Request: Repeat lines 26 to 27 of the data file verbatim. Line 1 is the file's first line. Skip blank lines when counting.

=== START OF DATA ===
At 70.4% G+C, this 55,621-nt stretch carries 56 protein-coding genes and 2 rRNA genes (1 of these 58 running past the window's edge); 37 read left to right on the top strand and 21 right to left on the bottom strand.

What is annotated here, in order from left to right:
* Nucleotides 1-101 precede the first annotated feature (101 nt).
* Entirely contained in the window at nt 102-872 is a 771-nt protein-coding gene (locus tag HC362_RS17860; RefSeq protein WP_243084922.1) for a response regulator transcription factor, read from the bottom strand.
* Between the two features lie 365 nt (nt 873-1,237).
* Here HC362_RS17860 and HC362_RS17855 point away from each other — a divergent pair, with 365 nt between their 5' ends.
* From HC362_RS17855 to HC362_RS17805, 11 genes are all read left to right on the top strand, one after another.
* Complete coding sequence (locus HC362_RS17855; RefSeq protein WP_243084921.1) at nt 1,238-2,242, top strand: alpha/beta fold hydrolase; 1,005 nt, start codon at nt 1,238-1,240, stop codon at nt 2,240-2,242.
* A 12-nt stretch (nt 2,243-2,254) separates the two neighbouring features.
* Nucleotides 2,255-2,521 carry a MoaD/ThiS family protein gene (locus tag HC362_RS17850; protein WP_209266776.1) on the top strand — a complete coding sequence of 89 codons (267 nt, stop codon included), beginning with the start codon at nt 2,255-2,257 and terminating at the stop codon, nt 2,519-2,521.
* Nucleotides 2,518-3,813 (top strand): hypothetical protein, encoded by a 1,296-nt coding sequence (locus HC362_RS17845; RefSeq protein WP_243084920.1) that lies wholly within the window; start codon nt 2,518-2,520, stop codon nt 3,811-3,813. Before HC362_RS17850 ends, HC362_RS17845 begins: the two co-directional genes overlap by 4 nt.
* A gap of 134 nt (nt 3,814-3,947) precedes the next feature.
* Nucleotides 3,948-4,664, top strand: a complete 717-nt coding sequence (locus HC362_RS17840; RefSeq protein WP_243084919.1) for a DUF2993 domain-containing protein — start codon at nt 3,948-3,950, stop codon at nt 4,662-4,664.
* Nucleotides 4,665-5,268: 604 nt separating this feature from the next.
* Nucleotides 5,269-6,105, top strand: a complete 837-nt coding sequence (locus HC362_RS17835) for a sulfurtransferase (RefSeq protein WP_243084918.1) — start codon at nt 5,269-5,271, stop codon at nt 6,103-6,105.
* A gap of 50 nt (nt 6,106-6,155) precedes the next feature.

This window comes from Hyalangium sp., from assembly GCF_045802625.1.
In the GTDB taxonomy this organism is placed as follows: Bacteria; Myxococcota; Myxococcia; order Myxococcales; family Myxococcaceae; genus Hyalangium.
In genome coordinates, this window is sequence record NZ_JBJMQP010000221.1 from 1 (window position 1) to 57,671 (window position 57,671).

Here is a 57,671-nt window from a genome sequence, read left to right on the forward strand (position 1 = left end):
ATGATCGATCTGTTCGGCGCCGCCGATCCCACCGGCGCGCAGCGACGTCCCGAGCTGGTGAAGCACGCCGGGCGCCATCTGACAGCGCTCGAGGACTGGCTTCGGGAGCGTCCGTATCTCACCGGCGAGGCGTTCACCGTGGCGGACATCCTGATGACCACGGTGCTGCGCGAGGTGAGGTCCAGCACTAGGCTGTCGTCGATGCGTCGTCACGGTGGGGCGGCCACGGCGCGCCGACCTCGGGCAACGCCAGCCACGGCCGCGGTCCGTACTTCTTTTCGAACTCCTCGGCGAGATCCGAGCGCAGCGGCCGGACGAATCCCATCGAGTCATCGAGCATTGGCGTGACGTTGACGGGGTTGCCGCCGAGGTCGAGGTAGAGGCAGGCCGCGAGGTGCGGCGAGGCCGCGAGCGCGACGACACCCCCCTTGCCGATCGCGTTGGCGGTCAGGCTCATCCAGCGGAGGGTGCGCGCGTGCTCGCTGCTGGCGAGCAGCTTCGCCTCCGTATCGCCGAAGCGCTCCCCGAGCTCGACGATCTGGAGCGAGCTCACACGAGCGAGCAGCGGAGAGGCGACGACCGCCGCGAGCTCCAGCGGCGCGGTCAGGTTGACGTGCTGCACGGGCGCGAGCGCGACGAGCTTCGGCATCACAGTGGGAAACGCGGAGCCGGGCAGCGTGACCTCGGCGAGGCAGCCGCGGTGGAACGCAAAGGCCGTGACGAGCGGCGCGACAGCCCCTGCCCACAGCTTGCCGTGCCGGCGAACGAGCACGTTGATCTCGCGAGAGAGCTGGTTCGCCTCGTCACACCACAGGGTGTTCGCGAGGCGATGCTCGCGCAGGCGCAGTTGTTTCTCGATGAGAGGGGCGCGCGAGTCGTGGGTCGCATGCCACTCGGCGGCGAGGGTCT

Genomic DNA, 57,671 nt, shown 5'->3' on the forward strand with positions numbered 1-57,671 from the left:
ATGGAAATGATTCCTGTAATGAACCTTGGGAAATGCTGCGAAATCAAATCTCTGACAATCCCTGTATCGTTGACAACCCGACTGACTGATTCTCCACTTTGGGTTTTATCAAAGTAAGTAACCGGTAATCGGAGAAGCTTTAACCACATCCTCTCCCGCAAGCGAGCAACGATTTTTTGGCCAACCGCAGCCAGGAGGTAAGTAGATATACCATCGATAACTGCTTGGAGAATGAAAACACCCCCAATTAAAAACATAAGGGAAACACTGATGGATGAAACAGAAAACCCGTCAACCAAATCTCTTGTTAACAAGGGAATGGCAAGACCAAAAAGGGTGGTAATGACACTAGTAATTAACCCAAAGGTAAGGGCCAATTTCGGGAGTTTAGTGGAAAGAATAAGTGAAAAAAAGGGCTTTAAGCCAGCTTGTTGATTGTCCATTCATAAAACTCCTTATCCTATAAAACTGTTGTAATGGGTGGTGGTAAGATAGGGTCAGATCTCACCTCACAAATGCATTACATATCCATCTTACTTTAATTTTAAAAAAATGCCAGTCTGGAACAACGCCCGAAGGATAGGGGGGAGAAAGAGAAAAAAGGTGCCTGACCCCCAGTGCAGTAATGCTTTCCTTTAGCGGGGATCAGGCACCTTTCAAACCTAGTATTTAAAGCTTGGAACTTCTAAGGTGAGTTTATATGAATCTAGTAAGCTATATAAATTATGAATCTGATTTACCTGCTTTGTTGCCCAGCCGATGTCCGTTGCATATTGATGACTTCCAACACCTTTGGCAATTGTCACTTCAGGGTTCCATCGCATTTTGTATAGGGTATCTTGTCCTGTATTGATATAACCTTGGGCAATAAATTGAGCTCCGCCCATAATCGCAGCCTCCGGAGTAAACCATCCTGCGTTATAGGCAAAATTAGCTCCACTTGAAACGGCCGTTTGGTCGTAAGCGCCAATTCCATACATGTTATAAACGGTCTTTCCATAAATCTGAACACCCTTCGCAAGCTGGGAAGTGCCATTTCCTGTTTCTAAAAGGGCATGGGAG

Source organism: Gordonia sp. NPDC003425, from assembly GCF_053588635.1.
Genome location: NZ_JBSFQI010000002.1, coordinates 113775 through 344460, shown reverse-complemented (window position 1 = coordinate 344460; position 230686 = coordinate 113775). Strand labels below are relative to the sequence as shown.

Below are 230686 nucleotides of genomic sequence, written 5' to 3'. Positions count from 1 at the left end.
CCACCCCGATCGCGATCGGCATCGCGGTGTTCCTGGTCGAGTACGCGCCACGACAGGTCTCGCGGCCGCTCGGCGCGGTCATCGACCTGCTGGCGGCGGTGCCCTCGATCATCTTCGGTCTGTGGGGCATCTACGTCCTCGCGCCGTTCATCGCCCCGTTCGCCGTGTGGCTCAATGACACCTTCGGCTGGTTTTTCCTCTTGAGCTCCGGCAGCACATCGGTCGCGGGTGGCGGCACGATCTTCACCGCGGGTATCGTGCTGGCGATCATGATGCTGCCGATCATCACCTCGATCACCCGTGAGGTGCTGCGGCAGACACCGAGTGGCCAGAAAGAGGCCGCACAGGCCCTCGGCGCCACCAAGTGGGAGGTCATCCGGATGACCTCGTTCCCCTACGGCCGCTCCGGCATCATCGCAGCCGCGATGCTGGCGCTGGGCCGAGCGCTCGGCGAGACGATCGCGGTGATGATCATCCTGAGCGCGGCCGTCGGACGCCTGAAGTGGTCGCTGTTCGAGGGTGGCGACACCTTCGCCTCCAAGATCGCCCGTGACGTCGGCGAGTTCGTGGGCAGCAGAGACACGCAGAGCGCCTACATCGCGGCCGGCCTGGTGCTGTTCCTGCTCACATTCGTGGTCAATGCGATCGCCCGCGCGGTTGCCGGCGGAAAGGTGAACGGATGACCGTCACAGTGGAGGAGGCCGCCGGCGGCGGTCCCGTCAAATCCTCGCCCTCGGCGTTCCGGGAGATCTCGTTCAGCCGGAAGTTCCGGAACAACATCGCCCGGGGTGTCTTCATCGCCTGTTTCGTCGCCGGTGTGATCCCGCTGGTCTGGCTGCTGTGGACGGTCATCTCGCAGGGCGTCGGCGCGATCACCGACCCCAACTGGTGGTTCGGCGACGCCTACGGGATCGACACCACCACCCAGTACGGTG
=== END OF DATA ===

Below are 230686 nucleotides of genomic sequence, written 5' to 3'. Positions count from 1 at the left end.
CCACCCCGATCGCGATCGGCATCGCGGTGTTCCTGGTCGAGTACGCGCCACGACAGGTCTCGCGGCCGCTCGGCGCGGTCATCGACCTGCTGGCGGCGGTGCCCTCGATCATCTTCGGTCTGTGGGGCATCTACGTCCTCGCGCCGTTCATCGCCCCGTTCGCCGTGTGGCTCAATGACACCTTCGGCTGGTTTTTCCTCTTGAGCTCCGGCAGCACATCGGTCGCGGGTGGCGGCACGATCTTCACCGCGGGTATCGTGCTGGCGATCATGATGCTGCCGATCATCACCTCGATCACCCGTGAGGTGCTGCGGCAGACACCGAGTGGCCAGAAAGAGGCCGCACAGGCCCTCGGCGCCACCAAGTGGGAGGTCATCCGGATGACCTCGTTCCCCTACGGCCGCTCCGGCATCATCGCAGCCGCGATGCTGGCGCTGGGCCGAGCGCTCGGCGAGACGATCGCGGTGATGATCATCCTGAGCGCGGCCGTCGGACGCCTGAAGTGGTCGCTGTTCGAGGGTGGCGACACCTTCGCCTCCAAGATCGCCCGTGACGTCGGCGAGTTCGTGGGCAGCAGAGACACGCAGAGCGCCTACATCGCGGCCGGCCTGGTGCTGTTCCTGCTCACATTCGTGGTCAATGCGATCGCCCGCGCGGTTGCCGGCGGAAAGGTGAACGGATGACCGTCACAGTGGAGGAGGCCGCCGGCGGCGGTCCCGTCAAATCCTCGCCCTCGGCGTTCCGGGAGATCTCGTTCAGCCGGAAGTTCCGGAACAACATCGCCCGGGGTGTCTTCATCGCCTGTTTCGTCGCCGGTGTGATCCCGCTGGTCTGGCTGCTGTGGACGGTCATCTCGCAGGGCGTCGGCGCGATCACCGACCCCAACTGGTGGTTCGGCGACGCCTACGGGATCGACACCACCACCCAGTACGGTG